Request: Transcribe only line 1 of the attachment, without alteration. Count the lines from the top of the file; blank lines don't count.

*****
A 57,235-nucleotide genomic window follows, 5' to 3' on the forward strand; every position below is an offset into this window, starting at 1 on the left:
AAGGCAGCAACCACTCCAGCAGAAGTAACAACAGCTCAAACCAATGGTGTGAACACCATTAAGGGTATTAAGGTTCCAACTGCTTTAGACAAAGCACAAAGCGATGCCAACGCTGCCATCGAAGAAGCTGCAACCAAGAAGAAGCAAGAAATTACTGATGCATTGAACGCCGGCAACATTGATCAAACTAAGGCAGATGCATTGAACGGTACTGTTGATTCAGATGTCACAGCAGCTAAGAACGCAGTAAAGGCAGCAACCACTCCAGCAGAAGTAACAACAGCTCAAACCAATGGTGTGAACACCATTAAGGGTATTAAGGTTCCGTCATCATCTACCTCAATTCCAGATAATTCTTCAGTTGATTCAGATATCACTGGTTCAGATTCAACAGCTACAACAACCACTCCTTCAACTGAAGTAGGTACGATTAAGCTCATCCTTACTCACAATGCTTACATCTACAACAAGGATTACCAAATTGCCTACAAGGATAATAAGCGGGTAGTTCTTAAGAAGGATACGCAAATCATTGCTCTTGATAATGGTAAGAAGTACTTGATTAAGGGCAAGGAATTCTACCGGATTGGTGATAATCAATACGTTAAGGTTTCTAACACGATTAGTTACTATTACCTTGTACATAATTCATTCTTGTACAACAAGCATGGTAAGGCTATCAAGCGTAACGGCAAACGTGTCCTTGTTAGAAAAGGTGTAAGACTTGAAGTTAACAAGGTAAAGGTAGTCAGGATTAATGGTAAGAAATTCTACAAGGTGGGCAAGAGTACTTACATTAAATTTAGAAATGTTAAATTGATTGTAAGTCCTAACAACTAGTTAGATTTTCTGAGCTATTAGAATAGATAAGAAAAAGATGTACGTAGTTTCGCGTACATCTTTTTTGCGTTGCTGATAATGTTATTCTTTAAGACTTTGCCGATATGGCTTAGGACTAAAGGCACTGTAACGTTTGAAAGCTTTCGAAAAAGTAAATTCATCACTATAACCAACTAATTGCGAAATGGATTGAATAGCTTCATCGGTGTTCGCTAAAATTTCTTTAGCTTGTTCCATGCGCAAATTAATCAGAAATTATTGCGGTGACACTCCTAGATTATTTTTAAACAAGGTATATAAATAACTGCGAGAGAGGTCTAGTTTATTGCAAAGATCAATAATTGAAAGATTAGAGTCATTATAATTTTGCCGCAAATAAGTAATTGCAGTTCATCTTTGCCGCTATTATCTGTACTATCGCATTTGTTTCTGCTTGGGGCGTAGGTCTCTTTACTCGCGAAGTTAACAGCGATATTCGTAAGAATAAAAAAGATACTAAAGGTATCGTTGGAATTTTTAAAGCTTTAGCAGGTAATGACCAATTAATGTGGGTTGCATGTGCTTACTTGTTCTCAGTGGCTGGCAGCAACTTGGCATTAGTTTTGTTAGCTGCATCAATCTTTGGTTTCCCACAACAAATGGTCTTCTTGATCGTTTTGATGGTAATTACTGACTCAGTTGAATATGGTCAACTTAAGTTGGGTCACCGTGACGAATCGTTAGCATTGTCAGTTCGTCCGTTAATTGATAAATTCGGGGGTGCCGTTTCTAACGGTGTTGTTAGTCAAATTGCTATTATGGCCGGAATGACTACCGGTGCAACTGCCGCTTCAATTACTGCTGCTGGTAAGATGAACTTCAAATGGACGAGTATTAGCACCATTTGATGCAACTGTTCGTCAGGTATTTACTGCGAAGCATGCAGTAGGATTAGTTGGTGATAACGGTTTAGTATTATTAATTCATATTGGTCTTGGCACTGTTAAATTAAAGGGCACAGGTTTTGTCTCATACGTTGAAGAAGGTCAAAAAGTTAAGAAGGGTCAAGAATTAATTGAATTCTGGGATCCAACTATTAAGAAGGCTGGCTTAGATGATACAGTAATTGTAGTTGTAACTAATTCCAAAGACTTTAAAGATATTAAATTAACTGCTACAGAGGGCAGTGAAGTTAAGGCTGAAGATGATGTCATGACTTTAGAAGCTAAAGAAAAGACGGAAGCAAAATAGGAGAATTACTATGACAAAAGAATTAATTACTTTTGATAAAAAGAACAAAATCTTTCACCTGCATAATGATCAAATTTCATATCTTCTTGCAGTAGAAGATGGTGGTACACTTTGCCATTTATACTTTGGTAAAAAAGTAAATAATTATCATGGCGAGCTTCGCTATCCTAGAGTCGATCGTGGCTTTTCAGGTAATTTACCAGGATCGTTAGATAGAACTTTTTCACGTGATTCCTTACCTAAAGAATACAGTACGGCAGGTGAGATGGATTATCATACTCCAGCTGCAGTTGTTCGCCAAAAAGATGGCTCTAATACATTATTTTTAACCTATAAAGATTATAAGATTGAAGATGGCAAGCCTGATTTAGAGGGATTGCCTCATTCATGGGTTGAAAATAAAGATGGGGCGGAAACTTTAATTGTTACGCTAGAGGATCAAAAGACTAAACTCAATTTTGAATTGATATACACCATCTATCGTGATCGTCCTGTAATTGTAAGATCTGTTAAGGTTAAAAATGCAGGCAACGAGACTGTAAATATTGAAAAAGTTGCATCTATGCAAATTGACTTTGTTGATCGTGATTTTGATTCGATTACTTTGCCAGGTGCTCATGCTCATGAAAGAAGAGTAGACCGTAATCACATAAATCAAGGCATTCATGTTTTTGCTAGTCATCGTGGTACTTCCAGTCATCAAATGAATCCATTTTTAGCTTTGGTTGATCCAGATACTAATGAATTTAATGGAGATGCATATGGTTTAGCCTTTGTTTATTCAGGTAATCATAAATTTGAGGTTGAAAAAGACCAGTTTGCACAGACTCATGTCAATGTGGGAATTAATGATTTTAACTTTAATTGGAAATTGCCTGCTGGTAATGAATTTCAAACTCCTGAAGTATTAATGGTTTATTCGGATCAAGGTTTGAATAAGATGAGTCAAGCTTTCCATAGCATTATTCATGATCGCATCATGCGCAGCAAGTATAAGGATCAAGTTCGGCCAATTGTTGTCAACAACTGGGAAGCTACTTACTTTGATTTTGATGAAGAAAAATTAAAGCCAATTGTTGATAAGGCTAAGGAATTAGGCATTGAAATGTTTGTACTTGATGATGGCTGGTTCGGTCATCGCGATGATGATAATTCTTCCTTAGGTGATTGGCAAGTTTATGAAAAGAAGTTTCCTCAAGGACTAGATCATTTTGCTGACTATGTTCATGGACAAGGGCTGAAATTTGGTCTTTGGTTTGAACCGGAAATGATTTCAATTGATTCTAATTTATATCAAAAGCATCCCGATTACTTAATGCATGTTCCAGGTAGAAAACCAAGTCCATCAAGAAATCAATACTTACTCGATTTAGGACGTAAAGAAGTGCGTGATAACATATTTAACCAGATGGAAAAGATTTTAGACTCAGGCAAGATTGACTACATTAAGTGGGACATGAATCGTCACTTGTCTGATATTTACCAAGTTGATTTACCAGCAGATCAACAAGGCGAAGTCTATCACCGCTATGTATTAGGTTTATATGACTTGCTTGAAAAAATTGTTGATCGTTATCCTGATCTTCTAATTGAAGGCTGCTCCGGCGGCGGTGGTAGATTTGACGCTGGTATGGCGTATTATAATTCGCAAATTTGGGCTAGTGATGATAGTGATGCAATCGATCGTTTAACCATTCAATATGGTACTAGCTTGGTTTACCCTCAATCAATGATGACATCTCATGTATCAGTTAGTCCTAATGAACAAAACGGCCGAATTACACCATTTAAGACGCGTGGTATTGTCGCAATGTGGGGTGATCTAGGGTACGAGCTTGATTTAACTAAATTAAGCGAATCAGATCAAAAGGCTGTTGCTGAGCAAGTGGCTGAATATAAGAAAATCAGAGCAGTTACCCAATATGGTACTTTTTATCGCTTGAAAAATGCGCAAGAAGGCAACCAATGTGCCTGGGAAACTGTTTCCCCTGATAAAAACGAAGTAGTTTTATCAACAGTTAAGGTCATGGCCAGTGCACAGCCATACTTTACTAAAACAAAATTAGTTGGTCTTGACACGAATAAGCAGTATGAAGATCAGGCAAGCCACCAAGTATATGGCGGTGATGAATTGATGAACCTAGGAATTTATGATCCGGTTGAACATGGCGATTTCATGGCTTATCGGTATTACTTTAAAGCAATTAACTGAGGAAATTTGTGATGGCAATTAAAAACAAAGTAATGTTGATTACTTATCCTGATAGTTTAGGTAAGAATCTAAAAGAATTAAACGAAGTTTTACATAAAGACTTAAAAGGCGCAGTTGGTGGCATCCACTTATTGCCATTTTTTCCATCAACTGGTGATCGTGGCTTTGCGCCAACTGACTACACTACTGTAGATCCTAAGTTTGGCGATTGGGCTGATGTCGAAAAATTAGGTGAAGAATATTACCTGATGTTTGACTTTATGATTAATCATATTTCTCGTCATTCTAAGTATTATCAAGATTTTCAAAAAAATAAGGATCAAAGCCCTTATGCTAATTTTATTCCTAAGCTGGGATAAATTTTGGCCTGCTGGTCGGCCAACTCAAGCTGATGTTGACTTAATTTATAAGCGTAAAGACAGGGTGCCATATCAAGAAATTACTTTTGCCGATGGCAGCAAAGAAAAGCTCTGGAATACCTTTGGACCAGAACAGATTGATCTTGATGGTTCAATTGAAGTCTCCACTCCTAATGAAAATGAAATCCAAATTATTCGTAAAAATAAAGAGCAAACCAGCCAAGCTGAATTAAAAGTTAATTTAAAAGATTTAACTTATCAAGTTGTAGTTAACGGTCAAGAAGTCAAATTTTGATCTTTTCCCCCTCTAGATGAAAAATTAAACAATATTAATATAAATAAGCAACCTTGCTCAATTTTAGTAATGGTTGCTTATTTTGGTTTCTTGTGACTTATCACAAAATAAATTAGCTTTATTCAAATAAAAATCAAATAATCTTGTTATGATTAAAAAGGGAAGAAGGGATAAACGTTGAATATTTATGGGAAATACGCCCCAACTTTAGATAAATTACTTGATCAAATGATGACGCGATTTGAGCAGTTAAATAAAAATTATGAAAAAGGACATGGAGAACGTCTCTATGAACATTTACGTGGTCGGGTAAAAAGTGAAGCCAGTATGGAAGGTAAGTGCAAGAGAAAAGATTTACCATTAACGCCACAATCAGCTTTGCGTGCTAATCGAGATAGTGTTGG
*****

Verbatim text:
A 57,235-nucleotide genomic window follows, 5' to 3' on the forward strand; every position below is an offset into this window, starting at 1 on the left: